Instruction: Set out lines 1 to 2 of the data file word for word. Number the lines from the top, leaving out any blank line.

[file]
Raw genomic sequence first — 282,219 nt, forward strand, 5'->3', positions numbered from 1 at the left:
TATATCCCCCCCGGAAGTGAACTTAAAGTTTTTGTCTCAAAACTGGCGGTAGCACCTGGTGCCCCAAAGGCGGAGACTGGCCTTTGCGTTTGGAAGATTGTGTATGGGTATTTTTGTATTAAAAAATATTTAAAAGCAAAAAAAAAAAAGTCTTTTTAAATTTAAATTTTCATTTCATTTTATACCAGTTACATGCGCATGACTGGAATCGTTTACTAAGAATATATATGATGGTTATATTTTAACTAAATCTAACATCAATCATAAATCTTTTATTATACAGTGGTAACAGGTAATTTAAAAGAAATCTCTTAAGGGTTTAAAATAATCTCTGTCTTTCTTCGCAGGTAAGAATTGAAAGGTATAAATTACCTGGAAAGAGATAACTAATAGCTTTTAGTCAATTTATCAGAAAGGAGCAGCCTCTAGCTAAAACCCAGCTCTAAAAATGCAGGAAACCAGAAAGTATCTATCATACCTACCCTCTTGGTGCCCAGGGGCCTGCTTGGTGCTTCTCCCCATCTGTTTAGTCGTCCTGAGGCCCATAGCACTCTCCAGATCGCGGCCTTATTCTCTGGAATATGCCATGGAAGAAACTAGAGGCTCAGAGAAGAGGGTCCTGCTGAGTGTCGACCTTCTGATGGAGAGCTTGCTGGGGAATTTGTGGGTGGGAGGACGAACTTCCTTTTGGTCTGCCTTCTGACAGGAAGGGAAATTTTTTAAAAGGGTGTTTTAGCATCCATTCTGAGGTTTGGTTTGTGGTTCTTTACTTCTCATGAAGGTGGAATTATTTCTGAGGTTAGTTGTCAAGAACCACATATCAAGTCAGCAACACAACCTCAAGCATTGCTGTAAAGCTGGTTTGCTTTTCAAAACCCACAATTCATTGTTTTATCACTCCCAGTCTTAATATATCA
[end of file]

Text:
Raw genomic sequence first — 282,219 nt, forward strand, 5'->3', positions numbered from 1 at the left:
TATATCCCCCCCGGAAGTGAACTTAAAGTTTTTGTCTCAAAACTGGCGGTAGCACCTGGTGCCCCAAAGGCGGAGACTGGCCTTTGCGTTTGGAAGATTGTGTATGGGTATTTTTGTATTAAAAAATATTTAAAAGCAAAAAAAAAAAAGTCTTTTTAAATTTAAATTTTCATTTCATTTTATACCAGTTACATGCGCATGACTGGAATCGTTTACTAAGAATATATATGATGGTTATATTTTAACTAAATCTAACATCAATCATAAATCTTTTATTATACAGTGGTAACAGGTAATTTAAAAGAAATCTCTTAAGGGTTTAAAATAATCTCTGTCTTTCTTCGCAGGTAAGAATTGAAAGGTATAAATTACCTGGAAAGAGATAACTAATAGCTTTTAGTCAATTTATCAGAAAGGAGCAGCCTCTAGCTAAAACCCAGCTCTAAAAATGCAGGAAACCAGAAAGTATCTATCATACCTACCCTCTTGGTGCCCAGGGGCCTGCTTGGTGCTTCTCCCCATCTGTTTAGTCGTCCTGAGGCCCATAGCACTCTCCAGATCGCGGCCTTATTCTCTGGAATATGCCATGGAAGAAACTAGAGGCTCAGAGAAGAGGGTCCTGCTGAGTGTCGACCTTCTGATGGAGAGCTTGCTGGGGAATTTGTGGGTGGGAGGACGAACTTCCTTTTGGTCTGCCTTCTGACAGGAAGGGAAATTTTTTAAAAGGGTGTTTTAGCATCCATTCTGAGGTTTGGTTTGTGGTTCTTTACTTCTCATGAAGGTGGAATTATTTCTGAGGTTAGTTGTCAAGAACCACATATCAAGTCAGCAACACAACCTCAAGCATTGCTGTAAAGCTGGTTTGCTTTTCAAAACCCACAATTCATTGTTTTATCACTCCCAGTCTTAATATATCA